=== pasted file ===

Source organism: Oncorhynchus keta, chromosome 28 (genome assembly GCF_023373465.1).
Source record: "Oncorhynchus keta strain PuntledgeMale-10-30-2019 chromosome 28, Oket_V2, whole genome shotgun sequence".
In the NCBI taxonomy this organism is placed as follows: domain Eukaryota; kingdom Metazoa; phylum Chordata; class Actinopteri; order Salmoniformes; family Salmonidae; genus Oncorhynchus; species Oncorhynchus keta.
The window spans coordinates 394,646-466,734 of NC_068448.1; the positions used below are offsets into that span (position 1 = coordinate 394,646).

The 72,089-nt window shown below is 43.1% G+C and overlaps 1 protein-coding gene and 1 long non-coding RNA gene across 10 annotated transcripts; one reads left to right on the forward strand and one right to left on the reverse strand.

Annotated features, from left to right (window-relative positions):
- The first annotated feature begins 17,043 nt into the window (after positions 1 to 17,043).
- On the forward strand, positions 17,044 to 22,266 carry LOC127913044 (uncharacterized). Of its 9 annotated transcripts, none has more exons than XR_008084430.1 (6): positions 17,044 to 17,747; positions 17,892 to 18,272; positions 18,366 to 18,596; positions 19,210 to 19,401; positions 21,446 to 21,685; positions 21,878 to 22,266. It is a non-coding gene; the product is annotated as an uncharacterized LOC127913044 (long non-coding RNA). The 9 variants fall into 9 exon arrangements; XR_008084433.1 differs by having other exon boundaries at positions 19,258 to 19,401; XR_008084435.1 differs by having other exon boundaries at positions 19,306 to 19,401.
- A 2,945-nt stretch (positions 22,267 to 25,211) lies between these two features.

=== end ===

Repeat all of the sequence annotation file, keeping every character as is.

Source organism: Oncorhynchus keta, chromosome 28 (genome assembly GCF_023373465.1).
Source record: "Oncorhynchus keta strain PuntledgeMale-10-30-2019 chromosome 28, Oket_V2, whole genome shotgun sequence".
In the NCBI taxonomy this organism is placed as follows: domain Eukaryota; kingdom Metazoa; phylum Chordata; class Actinopteri; order Salmoniformes; family Salmonidae; genus Oncorhynchus; species Oncorhynchus keta.
The window spans coordinates 394,646-466,734 of NC_068448.1; the positions used below are offsets into that span (position 1 = coordinate 394,646).

The 72,089-nt window shown below is 43.1% G+C and overlaps 1 protein-coding gene and 1 long non-coding RNA gene across 10 annotated transcripts; one reads left to right on the forward strand and one right to left on the reverse strand.

Annotated features, from left to right (window-relative positions):
- The first annotated feature begins 17,043 nt into the window (after positions 1 to 17,043).
- On the forward strand, positions 17,044 to 22,266 carry LOC127913044 (uncharacterized). Of its 9 annotated transcripts, none has more exons than XR_008084430.1 (6): positions 17,044 to 17,747; positions 17,892 to 18,272; positions 18,366 to 18,596; positions 19,210 to 19,401; positions 21,446 to 21,685; positions 21,878 to 22,266. It is a non-coding gene; the product is annotated as an uncharacterized LOC127913044 (long non-coding RNA). The 9 variants fall into 9 exon arrangements; XR_008084433.1 differs by having other exon boundaries at positions 19,258 to 19,401; XR_008084435.1 differs by having other exon boundaries at positions 19,306 to 19,401.
- A 2,945-nt stretch (positions 22,267 to 25,211) lies between these two features.